president's ability to laugh at himself.
Brokaw recalled how delighted Ford had been during a 1976
campaign event in San Diego when he spotted a man in a
chicken suit. The man was Ted Giannoulas, who had donned the
suit as a promotion for radio station KGB.
He later became famous as the San Diego Chicken. But his
earliest fame came when New York Times reporter James
Naughton – with the help of Cheney, who was then Ford's
chief of staff – bought the top of the chicken costume and
wore it later in the day to a campaign news conference in
“The chicken head was a bigger story than the president
and no one was more pleased than the man that we honor here
today,” Brokaw said.
The stunt delighted Ford so much he had the costume
placed in his presidential library.
Brokaw also hailed Ford for his simplicity and basic
“Gerald Ford brought to the political arena no demons, no
hidden agenda, no hit-list or acts of vengeance. He knew who
he was, and he didn't require consultants or gurus to change
him,” he said.
Kissinger, who served in Ford's Cabinet, talked of Ford's
legacy, praising the steps he took to conclude the Vietnam
War, deal with the Soviet Union, ease Middle East tensions
and reassure allies left anxious by Watergate.
“Historians will debate for a long time over which
president contributed most to victory in the Cold War,”
Kissinger said. “Few will dispute that the Cold War could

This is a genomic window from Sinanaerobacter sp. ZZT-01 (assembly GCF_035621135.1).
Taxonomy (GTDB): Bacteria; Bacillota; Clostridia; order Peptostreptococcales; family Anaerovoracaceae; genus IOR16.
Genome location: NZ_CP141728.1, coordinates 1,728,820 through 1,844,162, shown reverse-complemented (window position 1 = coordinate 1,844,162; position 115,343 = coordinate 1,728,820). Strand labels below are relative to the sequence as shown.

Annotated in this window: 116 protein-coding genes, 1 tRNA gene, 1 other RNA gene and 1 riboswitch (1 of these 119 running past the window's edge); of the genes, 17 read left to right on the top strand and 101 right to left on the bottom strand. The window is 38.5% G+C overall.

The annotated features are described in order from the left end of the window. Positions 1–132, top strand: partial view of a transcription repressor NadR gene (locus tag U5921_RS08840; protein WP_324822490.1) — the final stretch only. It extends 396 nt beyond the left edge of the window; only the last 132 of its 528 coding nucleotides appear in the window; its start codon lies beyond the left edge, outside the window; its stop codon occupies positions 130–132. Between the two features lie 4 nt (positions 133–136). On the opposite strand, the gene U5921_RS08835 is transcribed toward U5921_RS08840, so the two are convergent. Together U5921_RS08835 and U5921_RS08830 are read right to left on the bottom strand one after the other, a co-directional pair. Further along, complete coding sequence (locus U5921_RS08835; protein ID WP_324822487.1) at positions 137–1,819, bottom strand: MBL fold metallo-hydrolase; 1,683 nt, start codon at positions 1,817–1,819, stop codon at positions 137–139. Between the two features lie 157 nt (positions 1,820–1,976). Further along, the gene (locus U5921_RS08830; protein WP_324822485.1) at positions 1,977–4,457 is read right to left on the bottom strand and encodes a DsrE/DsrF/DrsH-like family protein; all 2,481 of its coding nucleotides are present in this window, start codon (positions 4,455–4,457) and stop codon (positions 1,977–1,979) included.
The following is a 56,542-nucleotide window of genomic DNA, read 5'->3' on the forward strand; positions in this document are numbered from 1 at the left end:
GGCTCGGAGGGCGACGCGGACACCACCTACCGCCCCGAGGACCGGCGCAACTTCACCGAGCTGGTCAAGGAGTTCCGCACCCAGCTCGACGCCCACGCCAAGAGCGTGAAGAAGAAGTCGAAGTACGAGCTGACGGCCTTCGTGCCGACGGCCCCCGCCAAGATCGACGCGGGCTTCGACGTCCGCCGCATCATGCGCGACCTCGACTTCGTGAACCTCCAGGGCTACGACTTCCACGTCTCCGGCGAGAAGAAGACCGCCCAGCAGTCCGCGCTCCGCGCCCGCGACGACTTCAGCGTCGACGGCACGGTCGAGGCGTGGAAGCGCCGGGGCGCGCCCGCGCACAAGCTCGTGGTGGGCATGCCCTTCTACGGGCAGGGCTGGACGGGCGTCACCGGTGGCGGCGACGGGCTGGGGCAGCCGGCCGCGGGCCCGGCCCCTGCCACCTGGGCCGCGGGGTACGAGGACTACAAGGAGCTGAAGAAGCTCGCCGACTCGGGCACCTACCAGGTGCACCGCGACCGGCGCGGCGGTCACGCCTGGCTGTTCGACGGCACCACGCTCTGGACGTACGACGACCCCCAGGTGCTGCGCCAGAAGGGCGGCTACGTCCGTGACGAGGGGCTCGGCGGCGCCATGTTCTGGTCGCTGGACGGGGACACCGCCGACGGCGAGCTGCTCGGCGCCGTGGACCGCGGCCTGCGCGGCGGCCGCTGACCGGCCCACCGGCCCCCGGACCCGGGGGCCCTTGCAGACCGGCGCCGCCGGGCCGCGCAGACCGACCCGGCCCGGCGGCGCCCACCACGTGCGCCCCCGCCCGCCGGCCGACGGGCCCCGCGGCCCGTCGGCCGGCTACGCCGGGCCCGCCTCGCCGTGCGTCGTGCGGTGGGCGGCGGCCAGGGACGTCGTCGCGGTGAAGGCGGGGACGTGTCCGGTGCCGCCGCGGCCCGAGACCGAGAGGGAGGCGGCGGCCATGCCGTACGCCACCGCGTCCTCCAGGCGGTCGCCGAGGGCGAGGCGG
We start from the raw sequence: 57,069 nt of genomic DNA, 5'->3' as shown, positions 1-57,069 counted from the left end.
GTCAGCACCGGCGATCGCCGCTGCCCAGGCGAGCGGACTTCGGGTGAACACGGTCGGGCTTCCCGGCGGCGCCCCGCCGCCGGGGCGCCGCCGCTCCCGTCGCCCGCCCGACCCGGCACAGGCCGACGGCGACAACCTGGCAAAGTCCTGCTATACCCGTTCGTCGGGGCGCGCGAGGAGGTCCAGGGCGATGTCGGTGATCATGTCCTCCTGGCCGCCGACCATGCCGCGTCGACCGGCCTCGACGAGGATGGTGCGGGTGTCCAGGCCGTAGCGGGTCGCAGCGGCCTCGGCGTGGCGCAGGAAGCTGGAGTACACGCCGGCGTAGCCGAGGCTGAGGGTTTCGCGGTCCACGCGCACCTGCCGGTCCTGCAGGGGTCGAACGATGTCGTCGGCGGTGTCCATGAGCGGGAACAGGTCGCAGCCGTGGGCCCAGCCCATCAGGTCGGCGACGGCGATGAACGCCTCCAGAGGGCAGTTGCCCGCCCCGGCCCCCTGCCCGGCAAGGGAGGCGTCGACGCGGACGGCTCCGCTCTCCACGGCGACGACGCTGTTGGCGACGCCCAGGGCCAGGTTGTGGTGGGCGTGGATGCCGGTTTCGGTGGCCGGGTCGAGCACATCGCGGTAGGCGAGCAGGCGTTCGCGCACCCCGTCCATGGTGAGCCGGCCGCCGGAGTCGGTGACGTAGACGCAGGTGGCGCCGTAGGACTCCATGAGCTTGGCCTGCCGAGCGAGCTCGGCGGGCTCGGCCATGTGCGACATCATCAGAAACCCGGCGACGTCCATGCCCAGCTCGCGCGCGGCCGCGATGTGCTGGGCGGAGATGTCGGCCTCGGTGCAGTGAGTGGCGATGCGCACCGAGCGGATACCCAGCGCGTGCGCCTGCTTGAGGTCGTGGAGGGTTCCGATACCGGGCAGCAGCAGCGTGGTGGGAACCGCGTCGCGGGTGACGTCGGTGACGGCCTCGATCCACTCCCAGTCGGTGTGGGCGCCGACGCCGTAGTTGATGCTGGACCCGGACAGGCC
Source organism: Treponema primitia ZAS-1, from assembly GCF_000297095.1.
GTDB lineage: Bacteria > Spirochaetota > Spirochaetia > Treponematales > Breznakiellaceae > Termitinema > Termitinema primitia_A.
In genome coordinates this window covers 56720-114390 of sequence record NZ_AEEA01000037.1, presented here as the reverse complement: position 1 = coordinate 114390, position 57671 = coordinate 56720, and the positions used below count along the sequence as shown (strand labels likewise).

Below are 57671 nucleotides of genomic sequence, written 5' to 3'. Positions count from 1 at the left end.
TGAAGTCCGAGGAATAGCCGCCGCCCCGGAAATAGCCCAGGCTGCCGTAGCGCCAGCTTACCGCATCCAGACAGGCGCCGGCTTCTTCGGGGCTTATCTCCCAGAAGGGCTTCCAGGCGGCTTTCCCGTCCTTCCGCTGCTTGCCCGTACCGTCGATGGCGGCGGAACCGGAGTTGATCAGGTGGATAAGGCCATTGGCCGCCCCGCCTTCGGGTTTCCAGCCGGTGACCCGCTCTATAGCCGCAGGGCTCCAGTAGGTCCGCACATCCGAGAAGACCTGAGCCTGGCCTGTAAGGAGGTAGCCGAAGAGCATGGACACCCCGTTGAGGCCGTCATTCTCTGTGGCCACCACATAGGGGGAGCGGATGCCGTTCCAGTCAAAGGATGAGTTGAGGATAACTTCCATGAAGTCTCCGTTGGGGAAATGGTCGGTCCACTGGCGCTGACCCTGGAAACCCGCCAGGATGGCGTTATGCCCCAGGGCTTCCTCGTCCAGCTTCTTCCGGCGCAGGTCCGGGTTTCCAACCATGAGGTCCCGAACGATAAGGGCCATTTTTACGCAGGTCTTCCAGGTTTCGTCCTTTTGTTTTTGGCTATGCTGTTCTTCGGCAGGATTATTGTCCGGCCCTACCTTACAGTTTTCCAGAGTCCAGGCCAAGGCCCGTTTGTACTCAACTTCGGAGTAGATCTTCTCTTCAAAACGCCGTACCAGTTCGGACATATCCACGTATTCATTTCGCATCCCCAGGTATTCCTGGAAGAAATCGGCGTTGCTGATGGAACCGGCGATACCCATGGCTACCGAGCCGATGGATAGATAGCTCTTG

not have been won had not Gerald Ford emerged at a tragic
period to restore equilibrium to America and confidence to
its international role.”
Ford will be buried after another memorial service in the
hometown he so loved, Grand Rapids. And the difference in
tone was evident as soon as the presidential jet landed at
the Gerald R. Ford International Airport there.
In Washington, there had been classical music provided by
opera singer Denyce Graves, the U.S. Marine Band and the
cathedral choirs. In Grand Rapids, there was the University
of Michigan band playing the school's fight song, “The
Victors,” in honor of a Wolverine football star.
Carter, the Democrat who defeated Ford in 1976 and became
his friend, traveled to Grand Rapids with Ford's family.
Once again, there were renditions of “Hail to the Chief.”
But also, more poignantly, there was a lone bagpiper who
performed a mournful version of “Amazing Grace” as the
military honor guard slowly moved the casket into Ford's